Is Maggi seasoning sauce gluten free?

Is Maggi seasoning sauce gluten free?

Maggi seasoning sauce is well-loved around the world. Maggi tailors its seasoning sauces to fit for many different markets globally, so there are many variations. We’ll break down each variety here to determine which may be gluten free.


Maggi FYI from The Spruce Eats

The Maggi company was started in Switzerland in 1884 by Julius Maggi, but was first sold in Germany. Nestlé acquired the Maggi brand in 1947. Many people think that Maggi tastes like lovage, but not all varieties contain the herb. The sauce can be added to soups, noodles, meats, or anything needing an umami depth of flavor. The different varieties of sauces are not exactly interchangable, so a breakdown of Maggi versions by country can help.


Maggi is made with a base of hydrolyzed vegetable protein, which usually includes hydrolyzed wheat protein. Hydrolyzing means that the proteins have been fermented or processed to break them down into individual amino acids, like glutamic acid. MSG is the sodium salt of glutamic acid.

While hydrolyzed gluten proteins may be safe for celiacs, it’s better to avoid them unless you’d like to take a gamble with a reaction. Some countries, like Mexico, don’t use much wheat in their mass-produced goods, so their versions are most likely to be gluten free. The Polish version also doesn’t contain any obvious gluten.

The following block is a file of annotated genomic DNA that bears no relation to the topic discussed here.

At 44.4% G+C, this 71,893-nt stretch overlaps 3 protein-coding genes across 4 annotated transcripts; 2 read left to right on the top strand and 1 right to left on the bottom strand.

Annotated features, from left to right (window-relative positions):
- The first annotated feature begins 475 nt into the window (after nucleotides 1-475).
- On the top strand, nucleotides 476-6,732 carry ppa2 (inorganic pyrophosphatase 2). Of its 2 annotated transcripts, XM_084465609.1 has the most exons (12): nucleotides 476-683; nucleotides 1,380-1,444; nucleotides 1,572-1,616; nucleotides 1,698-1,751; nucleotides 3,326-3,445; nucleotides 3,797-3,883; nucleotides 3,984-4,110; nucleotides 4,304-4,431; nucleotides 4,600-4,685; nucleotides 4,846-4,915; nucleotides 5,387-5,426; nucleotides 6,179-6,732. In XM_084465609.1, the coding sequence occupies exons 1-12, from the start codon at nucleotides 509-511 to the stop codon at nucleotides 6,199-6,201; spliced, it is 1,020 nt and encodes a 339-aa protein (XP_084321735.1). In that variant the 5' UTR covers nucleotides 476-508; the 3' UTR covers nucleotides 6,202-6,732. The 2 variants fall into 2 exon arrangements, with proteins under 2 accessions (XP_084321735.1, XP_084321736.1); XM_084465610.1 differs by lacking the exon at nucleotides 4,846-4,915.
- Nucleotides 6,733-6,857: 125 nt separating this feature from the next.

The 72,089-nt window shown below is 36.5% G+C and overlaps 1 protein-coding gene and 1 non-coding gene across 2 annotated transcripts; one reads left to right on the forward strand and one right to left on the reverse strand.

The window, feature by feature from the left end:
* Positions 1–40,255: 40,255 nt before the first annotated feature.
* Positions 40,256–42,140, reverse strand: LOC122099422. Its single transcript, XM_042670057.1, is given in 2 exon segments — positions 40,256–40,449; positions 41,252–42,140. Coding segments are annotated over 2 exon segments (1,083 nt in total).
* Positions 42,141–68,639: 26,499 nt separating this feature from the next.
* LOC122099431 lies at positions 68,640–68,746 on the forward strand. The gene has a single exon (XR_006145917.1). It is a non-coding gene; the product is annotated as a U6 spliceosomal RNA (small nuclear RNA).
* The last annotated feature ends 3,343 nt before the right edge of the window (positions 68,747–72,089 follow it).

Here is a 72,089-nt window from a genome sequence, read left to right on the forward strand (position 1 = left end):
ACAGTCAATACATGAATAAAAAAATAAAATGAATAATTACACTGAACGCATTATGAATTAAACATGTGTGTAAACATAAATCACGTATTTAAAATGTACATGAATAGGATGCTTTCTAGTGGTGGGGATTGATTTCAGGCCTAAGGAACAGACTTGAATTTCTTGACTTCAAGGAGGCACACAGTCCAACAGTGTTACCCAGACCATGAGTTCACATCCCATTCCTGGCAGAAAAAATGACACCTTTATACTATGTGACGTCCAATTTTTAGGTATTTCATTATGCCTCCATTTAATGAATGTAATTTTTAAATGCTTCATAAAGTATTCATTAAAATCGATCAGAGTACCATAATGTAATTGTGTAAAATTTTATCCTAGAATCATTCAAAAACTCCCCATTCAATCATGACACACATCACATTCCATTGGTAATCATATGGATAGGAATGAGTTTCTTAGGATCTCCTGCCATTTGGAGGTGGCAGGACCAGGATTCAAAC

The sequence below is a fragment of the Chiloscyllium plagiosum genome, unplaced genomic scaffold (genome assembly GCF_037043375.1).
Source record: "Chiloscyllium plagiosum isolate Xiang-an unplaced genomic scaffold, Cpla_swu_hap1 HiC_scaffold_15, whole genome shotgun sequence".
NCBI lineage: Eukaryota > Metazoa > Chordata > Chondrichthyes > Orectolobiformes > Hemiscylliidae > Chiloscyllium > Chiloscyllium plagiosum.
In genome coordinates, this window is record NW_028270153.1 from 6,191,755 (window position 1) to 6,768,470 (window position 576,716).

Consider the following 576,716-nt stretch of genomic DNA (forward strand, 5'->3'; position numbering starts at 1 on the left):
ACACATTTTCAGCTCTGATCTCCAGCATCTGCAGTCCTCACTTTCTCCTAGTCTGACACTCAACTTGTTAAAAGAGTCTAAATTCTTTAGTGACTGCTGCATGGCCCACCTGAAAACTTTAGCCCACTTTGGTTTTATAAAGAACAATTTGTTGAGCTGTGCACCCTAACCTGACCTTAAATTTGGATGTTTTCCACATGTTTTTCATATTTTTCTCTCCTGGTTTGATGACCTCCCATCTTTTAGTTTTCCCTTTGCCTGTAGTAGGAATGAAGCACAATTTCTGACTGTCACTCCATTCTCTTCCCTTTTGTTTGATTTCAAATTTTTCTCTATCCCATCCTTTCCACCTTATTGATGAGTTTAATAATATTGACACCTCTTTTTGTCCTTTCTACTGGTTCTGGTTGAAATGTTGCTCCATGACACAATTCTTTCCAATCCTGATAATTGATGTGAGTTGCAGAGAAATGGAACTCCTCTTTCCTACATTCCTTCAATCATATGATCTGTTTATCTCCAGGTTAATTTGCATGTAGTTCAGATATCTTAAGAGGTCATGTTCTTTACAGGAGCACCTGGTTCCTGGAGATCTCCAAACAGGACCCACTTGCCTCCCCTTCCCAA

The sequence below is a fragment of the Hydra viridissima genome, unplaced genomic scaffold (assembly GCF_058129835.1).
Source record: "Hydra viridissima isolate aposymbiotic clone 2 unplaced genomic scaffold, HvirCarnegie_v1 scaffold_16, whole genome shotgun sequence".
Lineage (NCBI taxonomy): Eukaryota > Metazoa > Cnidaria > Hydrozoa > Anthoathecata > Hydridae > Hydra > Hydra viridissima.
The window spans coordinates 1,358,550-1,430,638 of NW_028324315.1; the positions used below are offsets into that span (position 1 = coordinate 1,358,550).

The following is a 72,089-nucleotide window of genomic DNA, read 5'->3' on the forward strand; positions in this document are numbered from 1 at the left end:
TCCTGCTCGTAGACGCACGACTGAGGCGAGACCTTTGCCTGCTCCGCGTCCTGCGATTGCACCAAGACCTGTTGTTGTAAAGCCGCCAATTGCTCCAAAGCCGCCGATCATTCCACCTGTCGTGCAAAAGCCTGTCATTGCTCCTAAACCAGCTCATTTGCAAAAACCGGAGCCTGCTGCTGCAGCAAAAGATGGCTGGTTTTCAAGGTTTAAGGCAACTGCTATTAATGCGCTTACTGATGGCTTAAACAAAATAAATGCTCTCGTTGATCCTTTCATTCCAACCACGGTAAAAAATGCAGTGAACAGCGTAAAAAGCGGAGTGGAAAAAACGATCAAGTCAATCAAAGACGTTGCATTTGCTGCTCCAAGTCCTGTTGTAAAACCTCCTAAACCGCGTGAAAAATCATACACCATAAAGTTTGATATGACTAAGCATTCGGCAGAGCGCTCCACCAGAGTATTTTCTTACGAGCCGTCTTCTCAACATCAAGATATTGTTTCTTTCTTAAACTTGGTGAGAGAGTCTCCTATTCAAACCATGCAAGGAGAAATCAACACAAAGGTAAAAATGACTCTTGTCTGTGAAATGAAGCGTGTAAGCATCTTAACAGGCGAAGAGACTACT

Würze doch mal from BP-Creality

German Version (Würze)

  • the original
  • flavor notes: complex and rich, but delicate
  • contains ‘biologically digested wheat protein’ and wheat in the flavorings

Chinese Version

  • the kind most commonly sold in the US
  • flavor notes: fermented-tasting and robust, but with less umami because MSG has been removed
  • contains ‘wheat gluten’, ‘wheat’, and ‘wheat bran’. this is the version most commonly found in the US. Some ingredients labels also include ‘roasted wheat flour’


L'arôme Maggi from Pinezoe

French Version (Arôme)

  • flavor is similar to the German variety, but slightly more delicate in taste
  • includes ‘hydrolyzed wheat protein’

Mexican Versions:

  • flavor notes: darker, with a more concentrated salty flavor and thicker consistency. doesn’t include MSG

  • Jugo Classic

    • doesn’t contain any obvious wheat ingredients, but provides warning: ‘may contain wheat’
  • Jugo Toreados

    • doesn’t visibly contain any wheat, but does contain ‘hydrolyzed vegetable protein’, which is unidentified
  • Salsa Tipo Inglesa

    • tastes the closest to Worcestershire sauce
    • doesn’t visibly contain any wheat, unless it’s hidden in the flavorings. has a ‘may contain gluten’ warning
  • Jugo Reducido en Sodio (reduced sodium)

    • ‘may contain gluten’ warning, but no obvious ingredients that do


Savor from Rappler

Filipino Versions:

  • flavor notes: more pronounced garlic seasoning

  • Savor Classic

    • includes ‘biologically hydrolyzed wheat protein’
  • Supreme Sarap

    • includes no obvious gluten ingredients (maybe it’s in the flavorings) but identifies gluten as an allergen
  • Savor Calamansi

    • includes ‘hydrolyzed wheat protein’
  • Savor Chilimansi

    • includes ‘hydrolyzed wheat protein’
  • Savor Hot Chili

    • includes ‘hydrolyzed wheat protein’


Lovage from Gardening Knowhow

Polish Version (Przyprawa w Plynie)

  • flavor notes: slightly more sour and light
  • doesn’t contain any obvious wheat, but provides this warning: ‘Produced in a factory handling wheat, soy, eggs and milk’
  • contains lovage (the herb)!

Vietnamese Version (Đậu Nành Đậm Đặc)

  • flavor notes: lighter and less salty than most versions, with more sweetness
  • contains ‘fermented wheat extract’


Gluten Free Maggi Alternatives:

* Title image courtesy of

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